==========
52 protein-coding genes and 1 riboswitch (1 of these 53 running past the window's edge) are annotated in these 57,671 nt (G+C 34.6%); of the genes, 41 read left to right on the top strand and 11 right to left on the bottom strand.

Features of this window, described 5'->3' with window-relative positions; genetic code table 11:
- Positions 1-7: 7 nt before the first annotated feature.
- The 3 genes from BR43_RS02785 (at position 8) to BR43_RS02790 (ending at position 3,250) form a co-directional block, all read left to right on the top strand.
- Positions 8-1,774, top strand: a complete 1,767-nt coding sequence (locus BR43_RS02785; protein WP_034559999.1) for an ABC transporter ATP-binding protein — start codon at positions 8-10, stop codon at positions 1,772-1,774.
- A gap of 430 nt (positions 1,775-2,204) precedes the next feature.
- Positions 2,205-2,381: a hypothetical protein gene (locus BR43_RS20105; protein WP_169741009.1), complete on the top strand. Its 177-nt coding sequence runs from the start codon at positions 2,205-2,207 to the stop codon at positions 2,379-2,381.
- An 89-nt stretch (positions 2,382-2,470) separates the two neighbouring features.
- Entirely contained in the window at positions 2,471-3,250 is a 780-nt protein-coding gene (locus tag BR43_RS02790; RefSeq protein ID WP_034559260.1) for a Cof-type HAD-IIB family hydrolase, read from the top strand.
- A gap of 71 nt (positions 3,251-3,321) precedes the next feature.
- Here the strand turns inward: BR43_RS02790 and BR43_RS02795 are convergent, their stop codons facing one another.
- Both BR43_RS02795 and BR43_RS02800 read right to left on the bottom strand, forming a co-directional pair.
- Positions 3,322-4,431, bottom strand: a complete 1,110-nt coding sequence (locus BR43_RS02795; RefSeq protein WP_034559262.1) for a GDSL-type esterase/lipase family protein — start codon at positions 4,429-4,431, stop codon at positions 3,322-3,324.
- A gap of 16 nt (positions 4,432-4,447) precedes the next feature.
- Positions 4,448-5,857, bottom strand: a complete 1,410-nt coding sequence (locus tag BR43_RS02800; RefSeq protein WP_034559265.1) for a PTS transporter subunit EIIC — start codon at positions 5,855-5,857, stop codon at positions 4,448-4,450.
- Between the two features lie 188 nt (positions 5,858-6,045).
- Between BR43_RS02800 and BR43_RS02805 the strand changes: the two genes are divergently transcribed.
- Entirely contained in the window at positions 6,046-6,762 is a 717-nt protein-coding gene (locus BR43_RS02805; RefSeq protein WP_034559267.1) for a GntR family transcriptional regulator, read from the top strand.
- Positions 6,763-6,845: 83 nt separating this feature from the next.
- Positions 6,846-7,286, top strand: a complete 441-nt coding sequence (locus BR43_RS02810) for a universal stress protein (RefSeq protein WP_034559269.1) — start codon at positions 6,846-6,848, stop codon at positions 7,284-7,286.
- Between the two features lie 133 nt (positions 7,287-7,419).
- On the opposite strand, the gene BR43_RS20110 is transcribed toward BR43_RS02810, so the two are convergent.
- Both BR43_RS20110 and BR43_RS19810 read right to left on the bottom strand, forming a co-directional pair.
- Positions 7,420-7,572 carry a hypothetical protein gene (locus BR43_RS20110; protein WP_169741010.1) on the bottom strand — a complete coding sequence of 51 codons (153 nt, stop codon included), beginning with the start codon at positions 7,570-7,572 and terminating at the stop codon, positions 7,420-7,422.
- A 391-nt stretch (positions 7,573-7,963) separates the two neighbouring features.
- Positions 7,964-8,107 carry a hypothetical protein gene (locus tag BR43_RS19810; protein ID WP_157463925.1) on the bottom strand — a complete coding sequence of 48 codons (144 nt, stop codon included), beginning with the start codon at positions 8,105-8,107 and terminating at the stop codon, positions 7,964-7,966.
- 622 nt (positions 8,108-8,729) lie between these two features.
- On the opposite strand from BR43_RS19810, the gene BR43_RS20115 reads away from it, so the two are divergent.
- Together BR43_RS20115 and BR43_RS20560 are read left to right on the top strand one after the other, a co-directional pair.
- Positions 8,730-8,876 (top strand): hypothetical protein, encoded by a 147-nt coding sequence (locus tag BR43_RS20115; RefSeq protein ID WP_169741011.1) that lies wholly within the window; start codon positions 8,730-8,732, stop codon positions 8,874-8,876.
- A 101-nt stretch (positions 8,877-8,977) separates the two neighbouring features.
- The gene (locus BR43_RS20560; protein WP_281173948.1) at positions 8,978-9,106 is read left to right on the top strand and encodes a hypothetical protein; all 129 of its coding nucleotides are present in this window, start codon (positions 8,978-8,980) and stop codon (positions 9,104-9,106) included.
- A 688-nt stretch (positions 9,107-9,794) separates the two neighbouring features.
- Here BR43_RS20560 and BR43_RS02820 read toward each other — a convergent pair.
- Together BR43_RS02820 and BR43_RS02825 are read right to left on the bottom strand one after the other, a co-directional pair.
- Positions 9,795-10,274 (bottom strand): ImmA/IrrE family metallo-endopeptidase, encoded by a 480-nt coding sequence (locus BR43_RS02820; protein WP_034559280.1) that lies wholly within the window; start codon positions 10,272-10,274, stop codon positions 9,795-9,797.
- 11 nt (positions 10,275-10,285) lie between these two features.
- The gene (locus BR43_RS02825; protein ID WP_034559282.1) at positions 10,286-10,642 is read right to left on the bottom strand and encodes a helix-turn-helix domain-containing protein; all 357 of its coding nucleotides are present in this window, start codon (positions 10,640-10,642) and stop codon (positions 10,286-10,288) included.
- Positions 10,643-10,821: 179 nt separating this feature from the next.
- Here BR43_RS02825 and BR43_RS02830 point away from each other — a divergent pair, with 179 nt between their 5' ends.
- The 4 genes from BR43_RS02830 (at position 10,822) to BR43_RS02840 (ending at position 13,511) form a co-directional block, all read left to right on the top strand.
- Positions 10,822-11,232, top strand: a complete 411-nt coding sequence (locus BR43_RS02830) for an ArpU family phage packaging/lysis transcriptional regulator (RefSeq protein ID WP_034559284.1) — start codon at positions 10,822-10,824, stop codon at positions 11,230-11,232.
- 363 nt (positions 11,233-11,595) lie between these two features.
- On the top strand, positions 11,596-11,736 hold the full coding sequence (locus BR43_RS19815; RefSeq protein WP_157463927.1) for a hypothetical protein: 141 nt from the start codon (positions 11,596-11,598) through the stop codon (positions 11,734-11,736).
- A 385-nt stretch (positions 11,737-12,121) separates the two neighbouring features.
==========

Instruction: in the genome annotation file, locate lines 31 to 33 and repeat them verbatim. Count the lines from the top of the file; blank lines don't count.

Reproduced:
- A 101-nt stretch (positions 8,877-8,977) separates the two neighbouring features.
- The gene (locus BR43_RS20560; protein WP_281173948.1) at positions 8,978-9,106 is read left to right on the top strand and encodes a hypothetical protein; all 129 of its coding nucleotides are present in this window, start codon (positions 8,978-8,980) and stop codon (positions 9,104-9,106) included.
- A 688-nt stretch (positions 9,107-9,794) separates the two neighbouring features.